In the exhibition section titled “The Present,” which was outside in the city, we attempted to capture the manic now, which is defined by massive demographic changes, diaspora, immigration, global capital flows, and global cultural circulation. We focused on the accelerating global situation, which currently takes world images that have shaped our identity and turns them upside down. The idea of a homogeneous and stable world picture is replaced by a kaleidoscopic diversity of views and directions. The barrage of impressions in our global reality cannot be captured by the West’s centralized gaze. The central element in “The Present” was the impossible task of capturing the contemporaneous in a fragmented reality where the illusory idea of containing the world in a collective narrative has foundered.

View of the exterior of the museum grounds with a road and the art installation crossing the road.
Katharina Grosse’s Asphalt Air and Hair was part of “The Future.”

Where “The Present” took stock of the global reality of our lives at this precise moment in time, “The Future” sought to unfold the new challenges facing humanity on the threshold of what has been termed the Anthropocene epoch, which is defined by man’s impact on the earth. This epoch punctures our preconception of man’s special position in relation to nature and of nature as a passive romantic entity.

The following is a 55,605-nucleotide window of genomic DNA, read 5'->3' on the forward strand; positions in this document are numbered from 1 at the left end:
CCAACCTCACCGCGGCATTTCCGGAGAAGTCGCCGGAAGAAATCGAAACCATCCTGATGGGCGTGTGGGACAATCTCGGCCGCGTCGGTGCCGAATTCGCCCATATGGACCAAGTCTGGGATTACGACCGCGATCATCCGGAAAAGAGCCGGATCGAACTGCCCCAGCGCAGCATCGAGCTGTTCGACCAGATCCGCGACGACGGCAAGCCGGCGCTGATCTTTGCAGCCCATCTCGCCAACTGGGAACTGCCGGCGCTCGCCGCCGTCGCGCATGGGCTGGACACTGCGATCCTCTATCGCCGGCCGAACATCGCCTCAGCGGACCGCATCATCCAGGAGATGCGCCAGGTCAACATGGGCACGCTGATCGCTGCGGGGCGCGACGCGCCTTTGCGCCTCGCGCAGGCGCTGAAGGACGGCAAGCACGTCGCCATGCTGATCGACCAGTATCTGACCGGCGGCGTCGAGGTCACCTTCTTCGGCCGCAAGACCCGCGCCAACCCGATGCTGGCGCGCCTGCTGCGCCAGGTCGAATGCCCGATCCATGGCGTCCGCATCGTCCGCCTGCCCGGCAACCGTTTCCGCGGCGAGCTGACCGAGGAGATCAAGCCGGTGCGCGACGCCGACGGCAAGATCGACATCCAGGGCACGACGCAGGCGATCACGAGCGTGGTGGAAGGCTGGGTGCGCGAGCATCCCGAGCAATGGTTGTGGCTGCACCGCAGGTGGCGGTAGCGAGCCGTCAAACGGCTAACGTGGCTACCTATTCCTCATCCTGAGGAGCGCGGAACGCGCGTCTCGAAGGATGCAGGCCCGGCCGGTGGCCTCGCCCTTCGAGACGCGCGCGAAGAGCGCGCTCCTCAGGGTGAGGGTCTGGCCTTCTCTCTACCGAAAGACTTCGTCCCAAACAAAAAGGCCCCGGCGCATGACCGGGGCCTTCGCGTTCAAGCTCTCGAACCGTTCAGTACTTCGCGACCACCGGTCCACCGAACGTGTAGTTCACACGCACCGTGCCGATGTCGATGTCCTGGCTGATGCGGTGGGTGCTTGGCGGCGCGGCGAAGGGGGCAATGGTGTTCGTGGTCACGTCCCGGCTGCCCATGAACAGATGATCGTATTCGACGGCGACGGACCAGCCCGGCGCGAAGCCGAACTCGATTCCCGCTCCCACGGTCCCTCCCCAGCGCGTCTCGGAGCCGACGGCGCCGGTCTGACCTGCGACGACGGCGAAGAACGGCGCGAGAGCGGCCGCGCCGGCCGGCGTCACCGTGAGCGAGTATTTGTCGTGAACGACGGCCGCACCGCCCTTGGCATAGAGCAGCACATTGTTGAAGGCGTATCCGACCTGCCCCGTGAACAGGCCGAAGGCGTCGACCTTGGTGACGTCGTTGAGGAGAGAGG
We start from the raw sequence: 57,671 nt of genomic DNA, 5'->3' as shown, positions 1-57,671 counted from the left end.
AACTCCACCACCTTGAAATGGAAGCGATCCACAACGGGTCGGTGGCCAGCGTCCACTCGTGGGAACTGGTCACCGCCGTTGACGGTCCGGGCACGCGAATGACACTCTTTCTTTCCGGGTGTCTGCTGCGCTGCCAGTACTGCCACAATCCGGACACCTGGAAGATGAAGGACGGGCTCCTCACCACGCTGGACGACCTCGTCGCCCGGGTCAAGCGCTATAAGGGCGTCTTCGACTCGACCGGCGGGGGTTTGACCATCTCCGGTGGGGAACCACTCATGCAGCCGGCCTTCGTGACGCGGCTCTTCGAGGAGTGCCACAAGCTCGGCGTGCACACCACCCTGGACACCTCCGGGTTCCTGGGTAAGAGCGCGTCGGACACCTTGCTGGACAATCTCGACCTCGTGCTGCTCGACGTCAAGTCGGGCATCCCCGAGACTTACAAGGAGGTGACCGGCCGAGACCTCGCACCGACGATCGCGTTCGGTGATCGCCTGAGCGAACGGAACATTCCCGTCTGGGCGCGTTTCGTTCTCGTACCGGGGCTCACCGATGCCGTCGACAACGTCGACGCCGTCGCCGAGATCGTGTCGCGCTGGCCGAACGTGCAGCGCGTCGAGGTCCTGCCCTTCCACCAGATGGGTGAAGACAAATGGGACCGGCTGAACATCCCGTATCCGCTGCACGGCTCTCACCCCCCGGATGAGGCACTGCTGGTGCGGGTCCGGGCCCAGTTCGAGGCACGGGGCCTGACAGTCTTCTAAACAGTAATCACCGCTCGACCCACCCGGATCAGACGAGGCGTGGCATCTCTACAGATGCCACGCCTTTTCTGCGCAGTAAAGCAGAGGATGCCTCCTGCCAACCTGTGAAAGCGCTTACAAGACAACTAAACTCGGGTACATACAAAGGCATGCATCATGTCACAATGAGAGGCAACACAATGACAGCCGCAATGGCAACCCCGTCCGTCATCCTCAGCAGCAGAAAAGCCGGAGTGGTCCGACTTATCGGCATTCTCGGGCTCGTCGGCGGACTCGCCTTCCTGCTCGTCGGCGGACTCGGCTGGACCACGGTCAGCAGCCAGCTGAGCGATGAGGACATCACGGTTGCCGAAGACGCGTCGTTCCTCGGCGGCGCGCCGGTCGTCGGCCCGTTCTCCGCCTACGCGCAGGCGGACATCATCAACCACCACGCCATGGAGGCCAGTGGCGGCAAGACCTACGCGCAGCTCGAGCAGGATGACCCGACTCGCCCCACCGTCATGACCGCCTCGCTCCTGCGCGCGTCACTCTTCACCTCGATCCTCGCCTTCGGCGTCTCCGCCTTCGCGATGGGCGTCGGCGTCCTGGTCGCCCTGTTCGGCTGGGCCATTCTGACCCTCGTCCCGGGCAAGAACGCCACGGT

“The Future” showed that nature is neither beautiful nor benevolent, nor something we are required to save; on the contrary, we must take advantage of potential we have so far been unable to perceive because our previous preoccupation with nature has veiled and romanticized it. The longing for unblemished nature stands in the way of inevitable evolution. Katharina Grosse’s installation along the coastline, Asphalt Air and Hair, started a large public debate—that spanned residents, politicians, and royals—about environmental issues.

The Beginning

Time and again, I find myself describing ARoS as a mental fitness center, a place to train and develop one’s brain and one’s thinking. The Triennial further develops this mindset: it is a platform for mental workout—somewhere to sharpen the critical gaze, the imagination. It is a place to gain a historical perspective on our identity in the world.